Published On: Mon, Mar 18th, 2013

Not necessary to postpone sales tax differentiation

Curacao Government CenterWILLEMSTAD — The Social Economic Council (SER) has advised the government to link the introduction of the differentiation in the sales tax (ob-differentiation) to the mandatory introduction of cash register systems on January 1st 2014, but the government doesn’t think this is necessary.

This appears from the draft national regulation to amend the national regulation on sales tax that was forwarded to the Parliament. In its advice the SER wrote that at this moment not all entrepreneurs have a cash register system, which can print receipts that meet the requirements mentioned in the draft national regulation. According to the SER, it is important that customers can always check if the correct sales tax percentage was used.

The obligation for certain groups, such as retailers, companies in the catering industry and lottery salespeople, to use this cash register doesn’t become effective until January 1st 2014. According to the SER, only then will the cash register systems meet the requirements and an effective control by the consumers, the tax collector and the Institution Tax Accountants Bureau (Institution BAB) be possible. If the government still wishes to introduce the sales tax differentiation before January 1st 2014, the SER advises to make electronic cash register systems available to entrepreneurs at a larger scale than is now the case. If this cannot be done free of charge, the SER suggests effecting a tax or other arrangement.

The government is of the opinion that linking the sales tax differentiation to the introduction of the cash register systems is not necessary. “Although using a cash register system simplifies showing the correct data on a receipt, it is also relatively simply to meet the requirements manually. Data, which are specifically mentioned on a cash register system, such as the cash ID-number and a logo, are in that case of course not required. As regards this special point from the SER, the government will consider the possibility of a transitional arrangement for the receipt requirements for the period up to January 1st 2014.”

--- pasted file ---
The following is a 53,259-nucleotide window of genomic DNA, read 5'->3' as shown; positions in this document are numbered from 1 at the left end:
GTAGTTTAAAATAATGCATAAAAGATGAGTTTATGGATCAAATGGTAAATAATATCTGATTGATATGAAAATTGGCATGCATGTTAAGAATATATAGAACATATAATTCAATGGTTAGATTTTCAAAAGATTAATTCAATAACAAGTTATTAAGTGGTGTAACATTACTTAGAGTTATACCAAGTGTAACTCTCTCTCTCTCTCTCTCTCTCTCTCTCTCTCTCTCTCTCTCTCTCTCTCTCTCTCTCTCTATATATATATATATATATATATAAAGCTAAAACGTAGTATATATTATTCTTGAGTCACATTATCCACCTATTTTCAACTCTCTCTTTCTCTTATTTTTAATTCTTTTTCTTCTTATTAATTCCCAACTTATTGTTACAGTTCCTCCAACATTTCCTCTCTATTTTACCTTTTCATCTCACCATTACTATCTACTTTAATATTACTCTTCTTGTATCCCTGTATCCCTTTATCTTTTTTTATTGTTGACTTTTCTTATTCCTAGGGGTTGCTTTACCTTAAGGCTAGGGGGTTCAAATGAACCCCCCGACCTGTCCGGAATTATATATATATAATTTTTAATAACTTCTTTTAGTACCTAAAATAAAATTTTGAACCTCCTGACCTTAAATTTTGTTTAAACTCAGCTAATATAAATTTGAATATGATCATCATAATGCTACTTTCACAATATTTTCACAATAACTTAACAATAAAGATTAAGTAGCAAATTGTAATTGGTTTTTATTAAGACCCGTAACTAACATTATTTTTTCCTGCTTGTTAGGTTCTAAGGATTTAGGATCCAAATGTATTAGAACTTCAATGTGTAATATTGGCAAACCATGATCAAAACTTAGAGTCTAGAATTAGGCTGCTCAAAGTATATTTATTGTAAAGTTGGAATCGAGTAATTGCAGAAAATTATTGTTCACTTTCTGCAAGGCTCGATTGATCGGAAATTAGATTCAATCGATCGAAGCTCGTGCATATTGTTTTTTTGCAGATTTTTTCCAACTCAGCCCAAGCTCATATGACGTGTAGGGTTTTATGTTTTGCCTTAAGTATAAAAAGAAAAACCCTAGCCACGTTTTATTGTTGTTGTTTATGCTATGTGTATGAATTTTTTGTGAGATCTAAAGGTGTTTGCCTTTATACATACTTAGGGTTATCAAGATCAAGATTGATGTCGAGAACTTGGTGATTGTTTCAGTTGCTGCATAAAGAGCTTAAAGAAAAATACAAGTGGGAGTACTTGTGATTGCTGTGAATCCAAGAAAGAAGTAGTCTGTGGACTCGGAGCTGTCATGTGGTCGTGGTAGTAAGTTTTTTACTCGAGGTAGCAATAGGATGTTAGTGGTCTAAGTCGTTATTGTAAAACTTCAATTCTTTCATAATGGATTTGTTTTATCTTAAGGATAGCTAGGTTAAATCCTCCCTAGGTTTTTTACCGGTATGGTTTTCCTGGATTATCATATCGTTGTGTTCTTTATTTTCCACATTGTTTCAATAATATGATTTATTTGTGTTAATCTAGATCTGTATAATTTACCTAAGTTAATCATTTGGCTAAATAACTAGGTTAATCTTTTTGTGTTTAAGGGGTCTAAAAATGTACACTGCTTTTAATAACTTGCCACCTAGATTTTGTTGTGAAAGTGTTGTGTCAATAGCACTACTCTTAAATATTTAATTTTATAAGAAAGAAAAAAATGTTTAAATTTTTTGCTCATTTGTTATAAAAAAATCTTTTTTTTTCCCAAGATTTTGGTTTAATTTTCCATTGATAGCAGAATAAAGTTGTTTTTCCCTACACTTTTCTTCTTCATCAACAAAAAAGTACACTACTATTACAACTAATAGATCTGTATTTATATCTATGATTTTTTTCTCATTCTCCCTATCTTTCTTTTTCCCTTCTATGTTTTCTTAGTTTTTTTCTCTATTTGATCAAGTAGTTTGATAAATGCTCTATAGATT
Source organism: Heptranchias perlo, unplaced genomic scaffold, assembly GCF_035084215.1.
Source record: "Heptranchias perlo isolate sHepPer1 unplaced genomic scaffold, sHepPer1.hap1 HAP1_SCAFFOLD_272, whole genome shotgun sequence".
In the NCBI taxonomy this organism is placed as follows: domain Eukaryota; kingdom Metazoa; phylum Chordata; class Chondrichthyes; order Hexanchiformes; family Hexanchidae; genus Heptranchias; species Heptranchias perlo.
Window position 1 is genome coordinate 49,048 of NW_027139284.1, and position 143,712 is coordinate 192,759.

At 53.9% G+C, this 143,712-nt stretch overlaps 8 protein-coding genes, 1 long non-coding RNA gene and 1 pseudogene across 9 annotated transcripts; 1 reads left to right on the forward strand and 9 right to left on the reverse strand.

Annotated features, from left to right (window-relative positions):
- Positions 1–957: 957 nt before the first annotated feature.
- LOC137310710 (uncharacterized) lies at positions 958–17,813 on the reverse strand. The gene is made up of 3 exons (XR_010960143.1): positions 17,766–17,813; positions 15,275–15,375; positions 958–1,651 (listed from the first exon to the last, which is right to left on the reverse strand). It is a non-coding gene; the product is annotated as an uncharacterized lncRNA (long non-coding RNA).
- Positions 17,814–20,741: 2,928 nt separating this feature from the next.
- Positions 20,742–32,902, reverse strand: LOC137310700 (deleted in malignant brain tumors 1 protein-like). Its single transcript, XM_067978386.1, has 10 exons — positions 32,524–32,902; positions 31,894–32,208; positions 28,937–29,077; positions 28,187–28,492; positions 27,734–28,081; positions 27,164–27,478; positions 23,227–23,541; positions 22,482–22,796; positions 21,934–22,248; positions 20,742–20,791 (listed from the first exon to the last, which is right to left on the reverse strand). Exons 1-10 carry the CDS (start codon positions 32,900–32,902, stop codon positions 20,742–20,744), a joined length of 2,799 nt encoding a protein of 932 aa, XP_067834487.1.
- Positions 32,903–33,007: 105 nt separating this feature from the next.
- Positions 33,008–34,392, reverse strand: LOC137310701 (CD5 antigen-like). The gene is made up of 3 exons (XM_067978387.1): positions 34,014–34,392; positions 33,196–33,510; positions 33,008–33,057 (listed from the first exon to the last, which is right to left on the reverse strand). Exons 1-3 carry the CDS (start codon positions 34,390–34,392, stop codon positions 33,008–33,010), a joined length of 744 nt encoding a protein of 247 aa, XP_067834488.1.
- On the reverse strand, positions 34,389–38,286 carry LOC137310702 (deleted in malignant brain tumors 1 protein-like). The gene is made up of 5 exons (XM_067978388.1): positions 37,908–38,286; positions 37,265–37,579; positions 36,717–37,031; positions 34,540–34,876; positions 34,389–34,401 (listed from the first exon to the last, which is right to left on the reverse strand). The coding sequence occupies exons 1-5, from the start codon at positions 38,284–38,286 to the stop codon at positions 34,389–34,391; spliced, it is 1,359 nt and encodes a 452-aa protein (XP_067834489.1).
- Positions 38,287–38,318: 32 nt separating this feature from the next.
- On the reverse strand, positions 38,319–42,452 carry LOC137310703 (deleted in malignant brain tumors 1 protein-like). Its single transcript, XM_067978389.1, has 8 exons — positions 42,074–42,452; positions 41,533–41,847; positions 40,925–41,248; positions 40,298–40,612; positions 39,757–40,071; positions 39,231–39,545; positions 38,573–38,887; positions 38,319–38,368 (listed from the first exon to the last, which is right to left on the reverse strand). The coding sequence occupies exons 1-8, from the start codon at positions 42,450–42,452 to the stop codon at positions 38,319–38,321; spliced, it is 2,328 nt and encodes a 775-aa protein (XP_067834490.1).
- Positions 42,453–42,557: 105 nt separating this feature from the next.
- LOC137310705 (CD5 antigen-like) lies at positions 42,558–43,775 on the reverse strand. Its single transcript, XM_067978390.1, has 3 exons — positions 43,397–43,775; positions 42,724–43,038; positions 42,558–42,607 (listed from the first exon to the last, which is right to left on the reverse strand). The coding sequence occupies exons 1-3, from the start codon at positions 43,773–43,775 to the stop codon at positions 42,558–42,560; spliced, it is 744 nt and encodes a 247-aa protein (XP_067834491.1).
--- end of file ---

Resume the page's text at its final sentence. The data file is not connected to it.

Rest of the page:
The SER also believes an intensive information campaign is necessary to inform entrepreneurs and consumers on the changes, especially which products are exempted and which products have a higher sales tax. According to the SER, this could contribute to the role of customers in controlling the observance of the new national regulation.

Also the Advisory Council expects the ‘extra administrative burdens and control-technical objections’ will give problems. “The Council is of the opinion that, considering the complexity of the measures proposed, it’s unrealistic to expect everything will run smoothly from day one and that it will lead to budgetary setbacks if this expectation is not realized. The Council advises the government to consider possible starting up problems.” The government replied this regards non-recurring extra administrative burdens. “Moreover, most of the standard bookkeeping software packages and cash register systems can process the currently proposed administrative requirements.”

Million less

The introduction of a differentiation in the sales tax is one of the current government’s ways to increase the tax revenues. Currently, the sales tax is 6 percent. A zero tariff on certain bare essentials was suggested to spare the lower incomes. Nine percent sales tax will be levied on luxurious goods and services, and unhealthy products. The Ministry of Finance estimated earlier that in total, the measure is to yield 17.5 million guilders per year. However, the national regulation mentions 16.5 million guilders, because after protests from among others Fundashon pa Konsumidó, the government decided the higher sales tax would not apply for ‘computers and peripheral equipment, cosmetics and make-up’. “As a result the expected revenues will be approx. one million guilders less. This amount will be counterbalanced via expenditure control on the budget of the Country”, according to the explanatory memorandum with the enactment. It is unknown when the Parliament will discuss the draft national regulation.

Motor vehicles

In its advice the Advisory Council gave a negative opinion on the draft national regulation as regards introducing a 9-percent sales tax on motor vehicles. “The Council is of the opinion that considering the not well organized system of public transport, one cannot simply categorize motor vehicles as a ‘not necessary product’. The Council advises the government to review the possibility of levying the increased sales tax percentage only on the more expensive motor vehicles.” The government didn’t adopt this advice.

Source: Dutch Caribbean Business

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